There are significant risk factors in patients who are immunosuppressant, ones who have been on antibiotic therapy, and the elderly population.
How do Antibiotics cause C diff.? The antibiotics cause a disruption in the normal intestinal flora which leads to an over growth of C difficile bacteria in the colon. The leading antibiotics known to disrupt the normal intestinal flora, yet not limited to, are Ampicillin, Amoxicillin, Cephalosporins, Clindamycin, and the broad spectrum antibiotics.
Since November 2012 the CDC has shared public announcements regarding antibiotic use: Colds and many ear and sinus infections are caused by viruses, not bacteria. Taking antibiotics to treat a “virus” can make those drugs less effective when you and your family really need them. Limiting the usage of antibiotics will also help limit new cases of CDI.
*Always discuss the symptoms and medications with the treating Physician.
What are C.diff. Symptoms? Symptoms of Clostridium difficile (C.diff.) C.diff. strains produce several toxins; the most popular are enterotoxin – Clostridium difficile toxin A and cytotoxin – Clostridium difficile toxin B. Both strains are responsible for the symptoms of diarrhea, abdominal pain, fever, fatigue, and can advance to a complication of a severe inflammation of the colon; pseudomembranous colitis, which can also lead to further complications of toxic megacolon.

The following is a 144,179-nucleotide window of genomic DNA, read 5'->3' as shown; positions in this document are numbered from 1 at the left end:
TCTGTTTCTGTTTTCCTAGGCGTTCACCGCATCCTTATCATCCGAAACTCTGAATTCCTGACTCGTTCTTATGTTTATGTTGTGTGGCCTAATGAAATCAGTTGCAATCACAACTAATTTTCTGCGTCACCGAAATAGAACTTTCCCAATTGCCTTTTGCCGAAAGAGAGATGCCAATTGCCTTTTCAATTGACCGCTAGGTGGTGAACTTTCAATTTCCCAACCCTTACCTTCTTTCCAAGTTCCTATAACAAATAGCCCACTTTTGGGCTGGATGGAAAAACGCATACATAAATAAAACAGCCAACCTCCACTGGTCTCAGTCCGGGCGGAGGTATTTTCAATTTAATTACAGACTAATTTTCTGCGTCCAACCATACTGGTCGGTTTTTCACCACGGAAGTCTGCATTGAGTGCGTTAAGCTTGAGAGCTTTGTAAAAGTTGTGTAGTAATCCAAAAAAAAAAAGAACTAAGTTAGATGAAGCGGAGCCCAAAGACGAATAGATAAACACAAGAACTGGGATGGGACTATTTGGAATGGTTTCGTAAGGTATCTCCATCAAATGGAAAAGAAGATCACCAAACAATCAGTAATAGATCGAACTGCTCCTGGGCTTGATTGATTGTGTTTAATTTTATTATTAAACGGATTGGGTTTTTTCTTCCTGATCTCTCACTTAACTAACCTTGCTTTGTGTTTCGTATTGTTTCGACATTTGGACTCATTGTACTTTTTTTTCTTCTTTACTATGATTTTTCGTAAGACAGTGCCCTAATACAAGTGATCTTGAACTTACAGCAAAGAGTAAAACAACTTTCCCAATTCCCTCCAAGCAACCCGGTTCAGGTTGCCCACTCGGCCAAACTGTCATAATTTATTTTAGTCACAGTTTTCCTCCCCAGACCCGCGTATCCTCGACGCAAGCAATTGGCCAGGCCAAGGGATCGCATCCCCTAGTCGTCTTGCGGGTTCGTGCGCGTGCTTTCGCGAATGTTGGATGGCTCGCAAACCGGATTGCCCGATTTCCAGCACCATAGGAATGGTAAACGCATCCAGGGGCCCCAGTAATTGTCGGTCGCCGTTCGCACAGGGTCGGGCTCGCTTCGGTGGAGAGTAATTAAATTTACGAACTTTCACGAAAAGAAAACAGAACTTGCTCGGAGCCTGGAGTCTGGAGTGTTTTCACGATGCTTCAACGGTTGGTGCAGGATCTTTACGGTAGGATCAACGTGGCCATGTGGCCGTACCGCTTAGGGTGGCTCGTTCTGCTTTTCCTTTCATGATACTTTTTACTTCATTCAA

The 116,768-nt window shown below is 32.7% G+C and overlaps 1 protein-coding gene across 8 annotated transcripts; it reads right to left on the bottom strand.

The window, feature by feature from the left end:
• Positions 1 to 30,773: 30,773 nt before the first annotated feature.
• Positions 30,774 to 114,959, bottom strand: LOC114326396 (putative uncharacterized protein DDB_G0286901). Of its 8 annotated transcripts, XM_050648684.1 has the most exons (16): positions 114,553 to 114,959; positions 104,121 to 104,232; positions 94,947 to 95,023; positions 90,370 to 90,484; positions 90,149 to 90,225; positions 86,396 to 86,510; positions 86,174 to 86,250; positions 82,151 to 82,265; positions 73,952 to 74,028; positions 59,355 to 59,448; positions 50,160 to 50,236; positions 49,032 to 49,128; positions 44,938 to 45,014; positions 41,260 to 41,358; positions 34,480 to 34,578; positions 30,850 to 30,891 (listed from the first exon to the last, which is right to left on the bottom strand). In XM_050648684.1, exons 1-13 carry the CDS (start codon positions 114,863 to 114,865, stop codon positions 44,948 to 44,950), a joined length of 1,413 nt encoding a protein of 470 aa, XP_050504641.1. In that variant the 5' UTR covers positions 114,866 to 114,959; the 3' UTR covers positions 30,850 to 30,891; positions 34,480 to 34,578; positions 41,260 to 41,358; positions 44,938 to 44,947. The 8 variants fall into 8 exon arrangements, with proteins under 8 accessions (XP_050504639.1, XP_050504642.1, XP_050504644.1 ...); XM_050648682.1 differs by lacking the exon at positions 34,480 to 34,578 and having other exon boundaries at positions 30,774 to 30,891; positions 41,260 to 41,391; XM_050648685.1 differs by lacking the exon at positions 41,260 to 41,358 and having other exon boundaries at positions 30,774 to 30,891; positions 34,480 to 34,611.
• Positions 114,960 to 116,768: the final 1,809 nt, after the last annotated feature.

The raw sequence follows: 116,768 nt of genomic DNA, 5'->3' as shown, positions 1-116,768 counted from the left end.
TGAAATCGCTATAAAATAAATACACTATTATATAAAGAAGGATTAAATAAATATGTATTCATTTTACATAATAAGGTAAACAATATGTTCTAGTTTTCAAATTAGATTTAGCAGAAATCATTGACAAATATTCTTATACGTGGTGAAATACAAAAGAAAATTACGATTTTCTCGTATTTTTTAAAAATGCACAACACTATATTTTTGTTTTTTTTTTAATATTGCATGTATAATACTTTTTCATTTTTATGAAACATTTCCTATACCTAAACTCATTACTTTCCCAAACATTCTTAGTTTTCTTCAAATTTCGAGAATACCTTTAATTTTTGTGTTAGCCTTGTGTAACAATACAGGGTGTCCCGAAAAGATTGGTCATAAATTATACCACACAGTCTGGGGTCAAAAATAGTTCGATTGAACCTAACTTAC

How is C.diff. Transmitted? Mode of transmission of CDI can be either directly or indirectly, hospital acquired (nosocomial) or community – acquired; Ingesting C.diff spores transmitted from others and patients by hands, or altered normal intestinal flora by antibiotic therapy allowing proliferation of C.diff. in the colon. Coming in contact with surfaces, devices, or material with Clostridium difficile spores can easily be transferred to individuals by hands that have touched a contaminated surface or item. Examples of surfaces, devices, and materials contaminated with C.diff. spores in hospital and community/outpatient settings: commodes, bath tubs, showers, hand rails, bed rails, counter tops, handles, clothing, medical equipment, and electronic rectal thermometers.